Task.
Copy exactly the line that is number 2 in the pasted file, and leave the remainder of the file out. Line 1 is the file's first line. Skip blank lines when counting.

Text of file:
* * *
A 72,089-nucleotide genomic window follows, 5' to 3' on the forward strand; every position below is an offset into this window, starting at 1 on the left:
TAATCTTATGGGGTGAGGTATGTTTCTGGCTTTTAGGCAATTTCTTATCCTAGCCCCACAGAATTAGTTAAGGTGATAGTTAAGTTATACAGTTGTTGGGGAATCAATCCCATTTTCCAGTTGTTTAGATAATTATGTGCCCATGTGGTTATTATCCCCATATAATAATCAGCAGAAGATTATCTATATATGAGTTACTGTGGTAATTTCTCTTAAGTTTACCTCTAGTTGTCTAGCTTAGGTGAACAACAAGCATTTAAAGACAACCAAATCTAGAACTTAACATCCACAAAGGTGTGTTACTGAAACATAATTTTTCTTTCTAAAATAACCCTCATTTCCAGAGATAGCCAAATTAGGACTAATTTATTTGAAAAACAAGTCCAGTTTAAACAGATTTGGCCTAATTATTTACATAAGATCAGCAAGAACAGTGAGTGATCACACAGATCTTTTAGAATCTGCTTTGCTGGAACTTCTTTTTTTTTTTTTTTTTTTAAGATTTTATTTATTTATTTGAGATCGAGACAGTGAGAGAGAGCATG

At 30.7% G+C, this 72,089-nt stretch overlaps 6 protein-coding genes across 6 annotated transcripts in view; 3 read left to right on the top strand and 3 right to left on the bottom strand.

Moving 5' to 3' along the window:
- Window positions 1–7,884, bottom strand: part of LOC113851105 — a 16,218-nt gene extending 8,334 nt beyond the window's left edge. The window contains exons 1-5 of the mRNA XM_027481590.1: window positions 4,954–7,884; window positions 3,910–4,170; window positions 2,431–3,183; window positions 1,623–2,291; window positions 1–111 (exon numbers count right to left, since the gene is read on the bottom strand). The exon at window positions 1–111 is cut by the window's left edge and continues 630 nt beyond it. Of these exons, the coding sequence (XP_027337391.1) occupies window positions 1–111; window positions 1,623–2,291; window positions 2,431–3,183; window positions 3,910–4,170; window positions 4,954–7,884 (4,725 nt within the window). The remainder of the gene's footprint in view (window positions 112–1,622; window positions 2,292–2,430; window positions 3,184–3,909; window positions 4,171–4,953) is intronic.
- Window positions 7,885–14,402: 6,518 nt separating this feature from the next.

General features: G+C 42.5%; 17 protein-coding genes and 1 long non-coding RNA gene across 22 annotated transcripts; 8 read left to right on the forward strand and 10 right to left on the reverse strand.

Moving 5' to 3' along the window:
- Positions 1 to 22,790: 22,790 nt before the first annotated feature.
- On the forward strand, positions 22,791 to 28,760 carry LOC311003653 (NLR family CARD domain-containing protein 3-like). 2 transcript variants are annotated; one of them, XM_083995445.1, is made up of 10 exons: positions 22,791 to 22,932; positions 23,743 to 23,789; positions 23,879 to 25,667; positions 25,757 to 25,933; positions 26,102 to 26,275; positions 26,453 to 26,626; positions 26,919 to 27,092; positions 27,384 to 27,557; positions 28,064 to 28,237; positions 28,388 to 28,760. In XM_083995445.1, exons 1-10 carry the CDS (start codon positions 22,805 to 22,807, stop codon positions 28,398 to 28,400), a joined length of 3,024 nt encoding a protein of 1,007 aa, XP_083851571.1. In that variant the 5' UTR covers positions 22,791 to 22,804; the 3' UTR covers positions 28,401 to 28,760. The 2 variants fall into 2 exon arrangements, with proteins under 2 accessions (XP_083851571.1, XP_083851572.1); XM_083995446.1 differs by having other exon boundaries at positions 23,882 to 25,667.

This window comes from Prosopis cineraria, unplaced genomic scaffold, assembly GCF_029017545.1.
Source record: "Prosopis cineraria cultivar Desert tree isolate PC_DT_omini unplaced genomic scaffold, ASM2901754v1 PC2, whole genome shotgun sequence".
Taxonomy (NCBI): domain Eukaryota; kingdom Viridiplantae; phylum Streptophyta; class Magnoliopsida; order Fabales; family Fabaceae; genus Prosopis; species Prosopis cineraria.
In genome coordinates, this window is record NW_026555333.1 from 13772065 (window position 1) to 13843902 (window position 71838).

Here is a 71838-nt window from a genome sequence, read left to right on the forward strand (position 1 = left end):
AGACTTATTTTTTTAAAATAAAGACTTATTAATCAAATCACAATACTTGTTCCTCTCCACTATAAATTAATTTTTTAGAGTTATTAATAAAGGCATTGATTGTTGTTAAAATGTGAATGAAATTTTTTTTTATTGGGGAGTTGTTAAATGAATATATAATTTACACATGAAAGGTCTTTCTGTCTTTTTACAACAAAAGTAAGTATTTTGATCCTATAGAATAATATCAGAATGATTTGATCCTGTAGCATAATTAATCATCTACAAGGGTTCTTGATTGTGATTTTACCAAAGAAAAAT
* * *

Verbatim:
TAATCTTATGGGGTGAGGTATGTTTCTGGCTTTTAGGCAATTTCTTATCCTAGCCCCACAGAATTAGTTAAGGTGATAGTTAAGTTATACAGTTGTTGGGGAATCAATCCCATTTTCCAGTTGTTTAGATAATTATGTGCCCATGTGGTTATTATCCCCATATAATAATCAGCAGAAGATTATCTATATATGAGTTACTGTGGTAATTTCTCTTAAGTTTACCTCTAGTTGTCTAGCTTAGGTGAACAACAAGCATTTAAAGACAACCAAATCTAGAACTTAACATCCACAAAGGTGTGTTACTGAAACATAATTTTTCTTTCTAAAATAACCCTCATTTCCAGAGATAGCCAAATTAGGACTAATTTATTTGAAAAACAAGTCCAGTTTAAACAGATTTGGCCTAATTATTTACATAAGATCAGCAAGAACAGTGAGTGATCACACAGATCTTTTAGAATCTGCTTTGCTGGAACTTCTTTTTTTTTTTTTTTTTTTAAGATTTTATTTATTTATTTGAGATCGAGACAGTGAGAGAGAGCATG